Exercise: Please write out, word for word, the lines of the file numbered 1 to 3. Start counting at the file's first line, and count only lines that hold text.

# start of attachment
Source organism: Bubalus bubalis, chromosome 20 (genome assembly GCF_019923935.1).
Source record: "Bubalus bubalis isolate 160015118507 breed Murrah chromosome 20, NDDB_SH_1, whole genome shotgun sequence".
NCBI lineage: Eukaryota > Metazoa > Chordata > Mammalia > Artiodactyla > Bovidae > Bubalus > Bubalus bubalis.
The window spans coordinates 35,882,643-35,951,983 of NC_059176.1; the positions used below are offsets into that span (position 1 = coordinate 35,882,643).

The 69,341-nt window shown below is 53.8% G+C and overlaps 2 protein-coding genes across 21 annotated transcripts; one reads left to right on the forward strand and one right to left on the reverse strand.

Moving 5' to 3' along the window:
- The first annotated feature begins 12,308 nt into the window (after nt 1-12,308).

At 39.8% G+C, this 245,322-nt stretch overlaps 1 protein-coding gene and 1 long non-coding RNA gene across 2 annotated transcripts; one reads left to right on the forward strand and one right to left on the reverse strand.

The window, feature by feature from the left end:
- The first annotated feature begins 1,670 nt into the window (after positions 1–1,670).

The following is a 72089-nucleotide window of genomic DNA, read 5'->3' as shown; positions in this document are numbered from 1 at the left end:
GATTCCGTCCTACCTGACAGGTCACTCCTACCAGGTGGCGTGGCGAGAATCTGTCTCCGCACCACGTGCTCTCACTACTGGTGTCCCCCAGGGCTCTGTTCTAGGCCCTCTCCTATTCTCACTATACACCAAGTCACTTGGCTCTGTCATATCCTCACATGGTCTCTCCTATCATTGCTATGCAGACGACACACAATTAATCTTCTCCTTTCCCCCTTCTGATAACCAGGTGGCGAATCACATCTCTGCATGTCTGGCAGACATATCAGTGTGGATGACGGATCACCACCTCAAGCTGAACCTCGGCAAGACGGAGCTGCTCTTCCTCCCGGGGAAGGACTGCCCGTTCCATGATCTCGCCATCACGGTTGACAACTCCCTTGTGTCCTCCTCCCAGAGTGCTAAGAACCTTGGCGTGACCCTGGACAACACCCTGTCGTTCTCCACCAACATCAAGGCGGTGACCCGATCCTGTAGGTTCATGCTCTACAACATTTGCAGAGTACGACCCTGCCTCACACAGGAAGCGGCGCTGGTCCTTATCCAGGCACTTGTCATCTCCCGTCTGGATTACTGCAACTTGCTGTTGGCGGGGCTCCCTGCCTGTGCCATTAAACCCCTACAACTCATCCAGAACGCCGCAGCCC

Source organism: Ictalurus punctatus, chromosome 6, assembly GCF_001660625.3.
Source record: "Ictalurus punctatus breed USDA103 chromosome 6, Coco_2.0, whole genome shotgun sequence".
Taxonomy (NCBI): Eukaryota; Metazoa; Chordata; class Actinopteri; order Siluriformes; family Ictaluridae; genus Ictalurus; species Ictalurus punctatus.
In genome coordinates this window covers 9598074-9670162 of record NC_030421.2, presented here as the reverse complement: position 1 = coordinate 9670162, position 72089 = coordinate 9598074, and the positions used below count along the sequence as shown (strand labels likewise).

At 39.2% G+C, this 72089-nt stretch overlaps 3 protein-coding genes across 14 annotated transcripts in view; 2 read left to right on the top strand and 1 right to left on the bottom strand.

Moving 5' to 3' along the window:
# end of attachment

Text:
Source organism: Bubalus bubalis, chromosome 20 (genome assembly GCF_019923935.1).
Source record: "Bubalus bubalis isolate 160015118507 breed Murrah chromosome 20, NDDB_SH_1, whole genome shotgun sequence".
NCBI lineage: Eukaryota > Metazoa > Chordata > Mammalia > Artiodactyla > Bovidae > Bubalus > Bubalus bubalis.